Teaching Theories

The purpose of this report is to research theories, frameworks and the different aspects relating to the effects of inclusive learning and teaching of disabled learners We continually face challenges in supporting the learning of our students in our changing world. The curriculum that frames our learning and teaching practices are developed from research and learning theories. Expectations emphasise knowing how to learn and how to understand, access and use information gained. In the first half of the 20th century two theories dominated the way we learnt, Pavlov and Skinner were influential figures with their extensive research largely based on laboratory studies of animals. Skinners operant conditioning theories (Baldwin and Baldwin 1986) uses a mixture of positive and negative reinforcement to control learner’s behaviours. Operant conditioning is such a fundamental aspect of learning and is also effective in behaviour management.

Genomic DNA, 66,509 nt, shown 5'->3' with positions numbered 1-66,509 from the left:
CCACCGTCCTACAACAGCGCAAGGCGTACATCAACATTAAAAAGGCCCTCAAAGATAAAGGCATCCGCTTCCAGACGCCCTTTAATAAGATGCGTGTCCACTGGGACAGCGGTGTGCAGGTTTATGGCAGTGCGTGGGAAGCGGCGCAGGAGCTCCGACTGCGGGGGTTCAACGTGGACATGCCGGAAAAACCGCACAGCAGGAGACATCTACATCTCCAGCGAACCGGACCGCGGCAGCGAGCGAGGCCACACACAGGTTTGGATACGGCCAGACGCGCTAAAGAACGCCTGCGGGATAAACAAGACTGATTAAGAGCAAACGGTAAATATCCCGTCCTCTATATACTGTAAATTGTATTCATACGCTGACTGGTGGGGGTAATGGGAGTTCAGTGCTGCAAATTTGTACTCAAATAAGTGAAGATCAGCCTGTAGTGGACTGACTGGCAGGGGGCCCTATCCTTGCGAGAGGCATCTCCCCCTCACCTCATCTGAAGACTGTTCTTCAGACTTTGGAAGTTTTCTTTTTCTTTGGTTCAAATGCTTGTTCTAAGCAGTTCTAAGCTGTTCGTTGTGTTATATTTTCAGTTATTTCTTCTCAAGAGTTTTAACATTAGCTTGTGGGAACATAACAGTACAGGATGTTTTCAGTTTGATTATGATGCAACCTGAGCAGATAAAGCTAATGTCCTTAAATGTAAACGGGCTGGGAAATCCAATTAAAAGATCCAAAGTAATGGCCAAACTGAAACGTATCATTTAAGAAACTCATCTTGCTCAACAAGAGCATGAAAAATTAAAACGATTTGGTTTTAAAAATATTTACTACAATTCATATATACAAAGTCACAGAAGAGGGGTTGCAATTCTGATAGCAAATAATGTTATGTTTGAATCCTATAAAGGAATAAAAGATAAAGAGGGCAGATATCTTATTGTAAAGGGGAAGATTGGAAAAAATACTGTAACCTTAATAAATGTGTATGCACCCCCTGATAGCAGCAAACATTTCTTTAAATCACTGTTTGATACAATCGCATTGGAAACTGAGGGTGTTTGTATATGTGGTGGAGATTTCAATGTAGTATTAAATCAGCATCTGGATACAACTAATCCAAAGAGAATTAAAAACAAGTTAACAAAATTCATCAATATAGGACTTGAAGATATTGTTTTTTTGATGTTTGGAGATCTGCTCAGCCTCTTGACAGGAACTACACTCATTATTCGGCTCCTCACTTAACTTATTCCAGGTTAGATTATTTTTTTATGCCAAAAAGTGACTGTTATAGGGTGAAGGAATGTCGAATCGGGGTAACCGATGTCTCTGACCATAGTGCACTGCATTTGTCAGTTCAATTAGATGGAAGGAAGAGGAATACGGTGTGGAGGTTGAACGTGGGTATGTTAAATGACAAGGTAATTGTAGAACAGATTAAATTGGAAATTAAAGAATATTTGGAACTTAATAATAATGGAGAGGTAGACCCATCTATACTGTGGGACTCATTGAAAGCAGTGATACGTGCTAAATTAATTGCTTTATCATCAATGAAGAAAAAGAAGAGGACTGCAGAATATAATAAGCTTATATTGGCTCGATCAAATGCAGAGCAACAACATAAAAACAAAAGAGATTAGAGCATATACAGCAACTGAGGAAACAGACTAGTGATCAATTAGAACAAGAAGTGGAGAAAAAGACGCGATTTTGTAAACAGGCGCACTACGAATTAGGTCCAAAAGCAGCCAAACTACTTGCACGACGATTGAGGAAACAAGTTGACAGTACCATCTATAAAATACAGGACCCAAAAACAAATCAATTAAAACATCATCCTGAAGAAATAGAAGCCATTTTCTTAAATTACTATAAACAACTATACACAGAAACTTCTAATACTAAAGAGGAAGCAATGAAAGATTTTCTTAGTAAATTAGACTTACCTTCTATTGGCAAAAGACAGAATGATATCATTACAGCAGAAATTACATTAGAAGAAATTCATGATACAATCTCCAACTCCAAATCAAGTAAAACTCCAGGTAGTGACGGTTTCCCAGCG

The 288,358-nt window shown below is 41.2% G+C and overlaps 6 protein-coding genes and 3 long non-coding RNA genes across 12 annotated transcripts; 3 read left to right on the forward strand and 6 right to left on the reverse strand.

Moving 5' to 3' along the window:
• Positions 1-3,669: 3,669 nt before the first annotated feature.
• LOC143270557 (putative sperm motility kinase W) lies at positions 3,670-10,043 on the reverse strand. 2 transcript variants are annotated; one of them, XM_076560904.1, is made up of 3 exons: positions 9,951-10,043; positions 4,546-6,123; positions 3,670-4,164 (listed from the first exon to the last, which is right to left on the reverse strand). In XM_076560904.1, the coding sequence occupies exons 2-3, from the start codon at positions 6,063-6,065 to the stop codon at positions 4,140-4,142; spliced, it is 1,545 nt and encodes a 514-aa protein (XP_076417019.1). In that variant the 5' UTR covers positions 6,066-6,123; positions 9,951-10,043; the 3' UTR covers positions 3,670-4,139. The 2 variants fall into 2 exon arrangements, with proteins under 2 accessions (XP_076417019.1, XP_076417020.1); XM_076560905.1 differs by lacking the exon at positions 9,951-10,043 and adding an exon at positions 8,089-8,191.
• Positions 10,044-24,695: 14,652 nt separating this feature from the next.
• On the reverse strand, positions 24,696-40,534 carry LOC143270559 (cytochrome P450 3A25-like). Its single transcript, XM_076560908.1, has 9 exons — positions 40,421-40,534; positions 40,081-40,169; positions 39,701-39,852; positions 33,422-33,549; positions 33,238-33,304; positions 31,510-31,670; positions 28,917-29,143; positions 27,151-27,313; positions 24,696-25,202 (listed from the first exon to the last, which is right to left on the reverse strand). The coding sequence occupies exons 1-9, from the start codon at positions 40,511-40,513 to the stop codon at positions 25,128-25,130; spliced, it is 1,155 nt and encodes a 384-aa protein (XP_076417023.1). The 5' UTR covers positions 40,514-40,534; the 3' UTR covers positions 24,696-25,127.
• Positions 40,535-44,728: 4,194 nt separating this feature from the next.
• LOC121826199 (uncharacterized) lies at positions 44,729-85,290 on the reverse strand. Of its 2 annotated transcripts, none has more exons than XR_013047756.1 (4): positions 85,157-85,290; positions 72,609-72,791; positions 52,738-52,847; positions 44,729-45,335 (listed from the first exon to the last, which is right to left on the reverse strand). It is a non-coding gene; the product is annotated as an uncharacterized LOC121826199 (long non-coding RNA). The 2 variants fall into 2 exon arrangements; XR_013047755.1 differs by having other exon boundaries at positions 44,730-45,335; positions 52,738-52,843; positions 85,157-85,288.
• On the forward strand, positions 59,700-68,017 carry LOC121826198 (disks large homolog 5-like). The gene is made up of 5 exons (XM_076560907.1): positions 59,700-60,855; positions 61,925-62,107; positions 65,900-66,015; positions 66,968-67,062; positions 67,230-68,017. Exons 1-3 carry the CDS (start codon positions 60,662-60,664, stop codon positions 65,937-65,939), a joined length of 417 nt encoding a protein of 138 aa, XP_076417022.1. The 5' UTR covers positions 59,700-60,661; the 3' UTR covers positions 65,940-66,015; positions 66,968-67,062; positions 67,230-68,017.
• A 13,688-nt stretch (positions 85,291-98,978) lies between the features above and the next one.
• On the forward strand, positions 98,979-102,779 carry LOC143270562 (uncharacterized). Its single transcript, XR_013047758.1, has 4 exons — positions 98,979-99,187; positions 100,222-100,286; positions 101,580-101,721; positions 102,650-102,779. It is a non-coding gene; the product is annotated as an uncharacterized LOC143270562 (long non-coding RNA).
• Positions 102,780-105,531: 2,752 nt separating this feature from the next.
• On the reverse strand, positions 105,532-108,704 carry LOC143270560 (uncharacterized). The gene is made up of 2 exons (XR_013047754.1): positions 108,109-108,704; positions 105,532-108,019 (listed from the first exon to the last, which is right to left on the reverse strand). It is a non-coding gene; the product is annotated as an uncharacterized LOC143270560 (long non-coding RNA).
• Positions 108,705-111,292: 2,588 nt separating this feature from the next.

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This is achieved entirely through verbal feedback, for both positive and negative reinforcement, on a negative this theory focused on observable behaviour and less on what learners gained in knowledge. In the middle of the 20th century research began to look closely into acquisition of knowledge, although the teacher still played the most active role. In the1970’s research moved away from laboratories and into more natural learning situations, this showed learners playing an active and strategic role in their own learning. Piaget’s theory had a huge impact on teaching methods a this time and remains one of the most important cognitive development theories in education to date, although further evidence suggests Piaget underestimated the ability of infants and children as well as not accounting for individual differences. Constructivist theory works well with disabled learners, due to the fact that the learners do not seem so overwhelmed and frustrated and it aids in motivating the students.